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A Market Meltdown in Charts: From Record Rout to Dollar Drought

Sam Potter and Justina Lee
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A Market Meltdown in Charts: From Record Rout to Dollar Drought

(Bloomberg) -- Blame the increasing toll of the coronavirus pandemic or policy failure from Europe to America. Either way, the global market meltdown is morphing into something quite scary.

The S&P 500 just posted the worst day since 1987. In Europe, somehow, it was worse -- stocks posted their biggest decline on record. In money markets, demand for dollars was such that stresses started to grow. Gold, a haven asset since time immemorial, plunged along with everything else. Even Bitcoin -- the supposed digital port in a storm -- cratered.

It all points to mass liquidations, falling sentiment and vanishing two-way trading.

“Global financial markets are reeling,” Chris Turner, head of foreign exchange strategy at ING Bank NV, wrote in a note. “Thursday is turning into one of the darkest days of market dislocation since the global financial crisis.”

Only time will tell if these anomalies represent a more fundamental breakdown. Until then, these charts show how the sell-off evolved on Thursday.

Three Decades

By the time this brutal trading day was over, the benchmark American gauge had dropped by the most since Black Monday in 1987. In fact all three major U.S. equity gauges fell more than 9%.

The S&P 500 entered a bear market, wiping out all its gains since the end of 2018. The slump triggered the second 15-minute trading halt this week shortly after the U.S. open. Even shares that have recently outperformed were hammered. As of Wednesday’s close utilities were the clear year-to-date outperformers, declining by 6.7% compared with a 15.2% drop in the S&P 500. In Thursday trading, they fell more than the benchmark.

Dollar Danger

As companies draw credit lines and investors scramble for funding to prepare for the worst, the dollar gets more expensive. That’s on show in the recent widening of FRA/OIS spread, while cross-currency basis swaps are starting to widen as well.

This is no way near as bad as 2008. But if the dollar becomes hard to get in the funding market, it would keep the greenback supported against other major currencies.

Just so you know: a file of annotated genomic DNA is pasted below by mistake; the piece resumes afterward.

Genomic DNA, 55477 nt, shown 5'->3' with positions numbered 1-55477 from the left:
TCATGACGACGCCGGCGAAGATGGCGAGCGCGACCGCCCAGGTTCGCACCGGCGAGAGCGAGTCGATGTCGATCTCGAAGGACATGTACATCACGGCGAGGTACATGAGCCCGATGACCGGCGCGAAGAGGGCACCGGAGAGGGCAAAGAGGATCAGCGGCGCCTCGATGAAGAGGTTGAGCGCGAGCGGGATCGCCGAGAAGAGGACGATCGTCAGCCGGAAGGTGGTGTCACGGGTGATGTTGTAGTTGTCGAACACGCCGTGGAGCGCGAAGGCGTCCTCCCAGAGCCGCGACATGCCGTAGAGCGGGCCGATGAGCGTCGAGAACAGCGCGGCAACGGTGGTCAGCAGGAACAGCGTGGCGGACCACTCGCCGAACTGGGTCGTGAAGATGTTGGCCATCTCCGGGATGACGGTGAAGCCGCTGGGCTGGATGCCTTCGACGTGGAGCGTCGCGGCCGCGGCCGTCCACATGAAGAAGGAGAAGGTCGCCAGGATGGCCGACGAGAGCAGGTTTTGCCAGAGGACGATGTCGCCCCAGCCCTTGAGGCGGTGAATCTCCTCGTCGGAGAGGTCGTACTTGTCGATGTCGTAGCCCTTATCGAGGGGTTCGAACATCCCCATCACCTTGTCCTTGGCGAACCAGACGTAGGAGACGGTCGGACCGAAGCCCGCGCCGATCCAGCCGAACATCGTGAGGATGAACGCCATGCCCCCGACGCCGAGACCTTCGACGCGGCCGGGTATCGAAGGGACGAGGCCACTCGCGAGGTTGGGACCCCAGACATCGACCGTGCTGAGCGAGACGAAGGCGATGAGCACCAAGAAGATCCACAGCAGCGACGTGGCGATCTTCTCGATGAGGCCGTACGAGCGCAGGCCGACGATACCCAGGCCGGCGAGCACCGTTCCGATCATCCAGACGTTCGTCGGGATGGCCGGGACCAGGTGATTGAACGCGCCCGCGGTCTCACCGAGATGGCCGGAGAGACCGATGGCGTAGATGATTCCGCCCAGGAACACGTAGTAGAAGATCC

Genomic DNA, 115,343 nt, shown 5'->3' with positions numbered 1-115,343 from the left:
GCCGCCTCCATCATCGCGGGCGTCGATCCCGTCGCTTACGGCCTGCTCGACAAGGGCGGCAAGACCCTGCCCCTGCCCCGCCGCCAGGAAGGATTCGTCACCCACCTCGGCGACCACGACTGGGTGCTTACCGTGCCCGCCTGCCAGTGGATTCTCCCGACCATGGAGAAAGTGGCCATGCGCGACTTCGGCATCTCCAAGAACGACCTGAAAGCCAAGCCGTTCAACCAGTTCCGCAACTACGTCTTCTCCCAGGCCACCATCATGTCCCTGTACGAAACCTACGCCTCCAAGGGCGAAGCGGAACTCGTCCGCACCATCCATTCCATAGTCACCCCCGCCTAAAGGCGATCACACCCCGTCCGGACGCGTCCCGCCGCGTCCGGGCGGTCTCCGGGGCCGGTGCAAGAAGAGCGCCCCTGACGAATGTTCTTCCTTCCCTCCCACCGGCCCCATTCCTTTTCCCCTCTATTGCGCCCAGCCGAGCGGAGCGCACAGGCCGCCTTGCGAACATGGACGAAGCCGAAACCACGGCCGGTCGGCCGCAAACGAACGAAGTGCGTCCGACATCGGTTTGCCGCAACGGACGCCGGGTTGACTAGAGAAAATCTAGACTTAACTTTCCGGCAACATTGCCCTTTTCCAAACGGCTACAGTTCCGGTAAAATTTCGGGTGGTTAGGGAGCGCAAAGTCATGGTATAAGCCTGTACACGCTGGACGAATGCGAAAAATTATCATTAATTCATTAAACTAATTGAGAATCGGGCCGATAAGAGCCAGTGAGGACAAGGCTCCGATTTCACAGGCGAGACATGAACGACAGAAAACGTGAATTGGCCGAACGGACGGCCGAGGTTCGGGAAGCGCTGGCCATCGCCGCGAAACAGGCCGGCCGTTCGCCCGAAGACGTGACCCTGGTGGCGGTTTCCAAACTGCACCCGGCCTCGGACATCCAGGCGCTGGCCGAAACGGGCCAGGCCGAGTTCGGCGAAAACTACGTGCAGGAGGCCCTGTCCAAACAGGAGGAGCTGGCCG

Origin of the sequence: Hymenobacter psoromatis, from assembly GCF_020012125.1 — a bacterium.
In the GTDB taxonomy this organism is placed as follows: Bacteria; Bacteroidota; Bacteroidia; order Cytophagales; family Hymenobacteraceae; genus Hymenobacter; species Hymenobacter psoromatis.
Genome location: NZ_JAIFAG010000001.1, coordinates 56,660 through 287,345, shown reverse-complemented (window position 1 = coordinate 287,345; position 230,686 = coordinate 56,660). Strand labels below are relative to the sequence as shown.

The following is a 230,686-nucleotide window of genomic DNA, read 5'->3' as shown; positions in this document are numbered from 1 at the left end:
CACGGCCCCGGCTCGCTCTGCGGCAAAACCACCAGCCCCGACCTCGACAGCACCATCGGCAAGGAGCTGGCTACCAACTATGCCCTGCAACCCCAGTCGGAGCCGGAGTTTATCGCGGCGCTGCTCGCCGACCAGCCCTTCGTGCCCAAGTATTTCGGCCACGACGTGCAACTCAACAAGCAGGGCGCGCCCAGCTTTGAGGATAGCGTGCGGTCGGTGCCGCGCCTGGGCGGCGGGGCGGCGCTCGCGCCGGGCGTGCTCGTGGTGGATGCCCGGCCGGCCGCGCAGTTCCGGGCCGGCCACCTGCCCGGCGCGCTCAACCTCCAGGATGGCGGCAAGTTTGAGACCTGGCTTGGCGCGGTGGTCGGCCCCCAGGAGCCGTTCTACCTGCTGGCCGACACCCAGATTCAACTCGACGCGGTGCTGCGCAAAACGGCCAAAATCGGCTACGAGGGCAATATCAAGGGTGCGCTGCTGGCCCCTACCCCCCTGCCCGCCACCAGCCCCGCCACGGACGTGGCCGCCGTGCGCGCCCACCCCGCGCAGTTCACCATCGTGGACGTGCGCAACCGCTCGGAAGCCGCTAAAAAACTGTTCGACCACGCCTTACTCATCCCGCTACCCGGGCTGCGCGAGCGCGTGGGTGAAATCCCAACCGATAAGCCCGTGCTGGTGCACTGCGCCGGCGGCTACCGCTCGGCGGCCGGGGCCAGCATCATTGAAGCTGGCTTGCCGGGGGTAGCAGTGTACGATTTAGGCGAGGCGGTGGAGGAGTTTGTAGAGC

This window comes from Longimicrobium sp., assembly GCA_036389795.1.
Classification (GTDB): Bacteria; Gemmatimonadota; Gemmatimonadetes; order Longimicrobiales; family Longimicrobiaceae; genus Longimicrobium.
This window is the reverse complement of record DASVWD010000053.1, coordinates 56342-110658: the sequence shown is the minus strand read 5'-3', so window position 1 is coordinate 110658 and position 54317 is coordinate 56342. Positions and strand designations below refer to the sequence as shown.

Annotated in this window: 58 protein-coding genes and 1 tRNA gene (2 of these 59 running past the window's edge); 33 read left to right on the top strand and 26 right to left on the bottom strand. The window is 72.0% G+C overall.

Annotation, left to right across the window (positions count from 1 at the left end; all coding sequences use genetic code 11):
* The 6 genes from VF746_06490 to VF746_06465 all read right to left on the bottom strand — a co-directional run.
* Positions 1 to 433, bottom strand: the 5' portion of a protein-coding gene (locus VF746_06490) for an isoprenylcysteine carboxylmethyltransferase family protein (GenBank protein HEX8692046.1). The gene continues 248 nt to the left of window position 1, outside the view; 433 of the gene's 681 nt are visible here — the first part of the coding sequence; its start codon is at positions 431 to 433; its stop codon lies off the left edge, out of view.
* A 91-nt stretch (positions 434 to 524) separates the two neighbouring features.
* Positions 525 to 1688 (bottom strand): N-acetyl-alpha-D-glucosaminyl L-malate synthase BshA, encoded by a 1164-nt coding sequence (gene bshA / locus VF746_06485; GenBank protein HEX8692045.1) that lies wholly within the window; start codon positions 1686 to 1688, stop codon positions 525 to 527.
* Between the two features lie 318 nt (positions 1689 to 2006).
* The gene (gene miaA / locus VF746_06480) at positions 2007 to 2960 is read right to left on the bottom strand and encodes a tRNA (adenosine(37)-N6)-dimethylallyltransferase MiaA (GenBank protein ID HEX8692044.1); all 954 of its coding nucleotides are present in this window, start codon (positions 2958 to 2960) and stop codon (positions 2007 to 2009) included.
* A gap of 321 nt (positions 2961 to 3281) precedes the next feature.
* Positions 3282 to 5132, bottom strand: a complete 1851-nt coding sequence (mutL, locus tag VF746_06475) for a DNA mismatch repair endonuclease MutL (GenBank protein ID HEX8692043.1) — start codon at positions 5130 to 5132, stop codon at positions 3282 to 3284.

“Typically these types of moves in money markets come during periods of extreme stress, where the unwind of a long term, benign environment for equities has painful consequences,” Turner wrote.

History in Europe

The Stoxx Europe 600 Index, the benchmark for the region’s equities, slumped the most on record after the central bank’s policy response disappointed investors and the U.S. moved to restrict travel from the region.

European shares have lost some $4 trillion in value since the sell-off began last month.

Italian Pain

The yield on 10-year Italian bonds surged almost 60 basis points on Thursday, having jumped by as much as 72 basis points earlier.

The country is at the epicenter of Europe’s coronavirus outbreak, with a death toll above 1,000 and more than 15,000 cases. Its assets suffered on Thursday amid investor disappointment with ECB measures to protect the region’s economy.

Hedge in Turmoil

Gold had a tumultuous day, considering the risk-off mood. The yellow metal was headed for its sharpest loss since 2013 even as appetite for haven assets surged.

Analysts said investors were taking profits on gold for liquidity purposes.

Crypto Craziness

Bitcoin, which its adherents say offer returns uncorrelated with traditional assets, joined in the Thursday rout, plunging by more than $1,500 to its lowest level since May.

The wider Bloomberg Galaxy Crypto Index also slumped, with Ether, XRP and Litecoin joining the retreat.

--With assistance from Namitha Jagadeesh, John Ainger, Eric Lam, Justina Vasquez, Ye Xie and Andrew Cinko.

To contact the reporters on this story: Sam Potter in London at spotter33@bloomberg.net;Justina Lee in London at jlee1489@bloomberg.net

To contact the editors responsible for this story: Sam Potter at spotter33@bloomberg.net, Sid Verma, Randall Jensen

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